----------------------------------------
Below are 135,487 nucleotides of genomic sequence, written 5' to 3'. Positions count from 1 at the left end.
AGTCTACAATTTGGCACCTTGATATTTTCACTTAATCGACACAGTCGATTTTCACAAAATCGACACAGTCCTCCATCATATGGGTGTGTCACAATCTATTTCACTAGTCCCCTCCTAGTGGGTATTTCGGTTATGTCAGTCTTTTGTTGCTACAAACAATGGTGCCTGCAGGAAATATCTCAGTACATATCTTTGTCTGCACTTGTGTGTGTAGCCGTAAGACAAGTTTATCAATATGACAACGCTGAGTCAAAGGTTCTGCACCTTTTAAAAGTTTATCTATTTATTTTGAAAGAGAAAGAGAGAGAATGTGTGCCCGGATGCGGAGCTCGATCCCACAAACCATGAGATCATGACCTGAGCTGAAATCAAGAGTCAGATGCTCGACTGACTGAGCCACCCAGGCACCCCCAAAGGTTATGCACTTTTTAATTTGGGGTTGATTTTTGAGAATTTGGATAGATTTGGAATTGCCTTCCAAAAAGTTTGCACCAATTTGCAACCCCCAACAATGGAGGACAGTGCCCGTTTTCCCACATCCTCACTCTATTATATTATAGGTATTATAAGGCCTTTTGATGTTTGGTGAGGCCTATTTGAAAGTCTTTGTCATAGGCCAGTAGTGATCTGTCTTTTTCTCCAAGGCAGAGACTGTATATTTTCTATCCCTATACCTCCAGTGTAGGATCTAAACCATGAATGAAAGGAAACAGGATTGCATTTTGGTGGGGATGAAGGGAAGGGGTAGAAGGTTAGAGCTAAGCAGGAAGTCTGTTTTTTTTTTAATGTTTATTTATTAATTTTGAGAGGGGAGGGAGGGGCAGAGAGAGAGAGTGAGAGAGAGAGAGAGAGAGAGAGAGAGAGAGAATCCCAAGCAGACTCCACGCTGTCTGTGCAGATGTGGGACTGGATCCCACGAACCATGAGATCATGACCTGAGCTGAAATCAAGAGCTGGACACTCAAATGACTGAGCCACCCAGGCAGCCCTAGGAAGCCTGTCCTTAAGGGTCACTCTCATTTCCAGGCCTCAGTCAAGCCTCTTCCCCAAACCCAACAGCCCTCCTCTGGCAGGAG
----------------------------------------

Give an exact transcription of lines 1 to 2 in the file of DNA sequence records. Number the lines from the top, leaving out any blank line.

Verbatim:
Below are 135,487 nucleotides of genomic sequence, written 5' to 3'. Positions count from 1 at the left end.
AGTCTACAATTTGGCACCTTGATATTTTCACTTAATCGACACAGTCGATTTTCACAAAATCGACACAGTCCTCCATCATATGGGTGTGTCACAATCTATTTCACTAGTCCCCTCCTAGTGGGTATTTCGGTTATGTCAGTCTTTTGTTGCTACAAACAATGGTGCCTGCAGGAAATATCTCAGTACATATCTTTGTCTGCACTTGTGTGTGTAGCCGTAAGACAAGTTTATCAATATGACAACGCTGAGTCAAAGGTTCTGCACCTTTTAAAAGTTTATCTATTTATTTTGAAAGAGAAAGAGAGAGAATGTGTGCCCGGATGCGGAGCTCGATCCCACAAACCATGAGATCATGACCTGAGCTGAAATCAAGAGTCAGATGCTCGACTGACTGAGCCACCCAGGCACCCCCAAAGGTTATGCACTTTTTAATTTGGGGTTGATTTTTGAGAATTTGGATAGATTTGGAATTGCCTTCCAAAAAGTTTGCACCAATTTGCAACCCCCAACAATGGAGGACAGTGCCCGTTTTCCCACATCCTCACTCTATTATATTATAGGTATTATAAGGCCTTTTGATGTTTGGTGAGGCCTATTTGAAAGTCTTTGTCATAGGCCAGTAGTGATCTGTCTTTTTCTCCAAGGCAGAGACTGTATATTTTCTATCCCTATACCTCCAGTGTAGGATCTAAACCATGAATGAAAGGAAACAGGATTGCATTTTGGTGGGGATGAAGGGAAGGGGTAGAAGGTTAGAGCTAAGCAGGAAGTCTGTTTTTTTTTTAATGTTTATTTATTAATTTTGAGAGGGGAGGGAGGGGCAGAGAGAGAGAGTGAGAGAGAGAGAGAGAGAGAGAGAGAGAGAGAATCCCAAGCAGACTCCACGCTGTCTGTGCAGATGTGGGACTGGATCCCACGAACCATGAGATCATGACCTGAGCTGAAATCAAGAGCTGGACACTCAAATGACTGAGCCACCCAGGCAGCCCTAGGAAGCCTGTCCTTAAGGGTCACTCTCATTTCCAGGCCTCAGTCAAGCCTCTTCCCCAAACCCAACAGCCCTCCTCTGGCAGGAG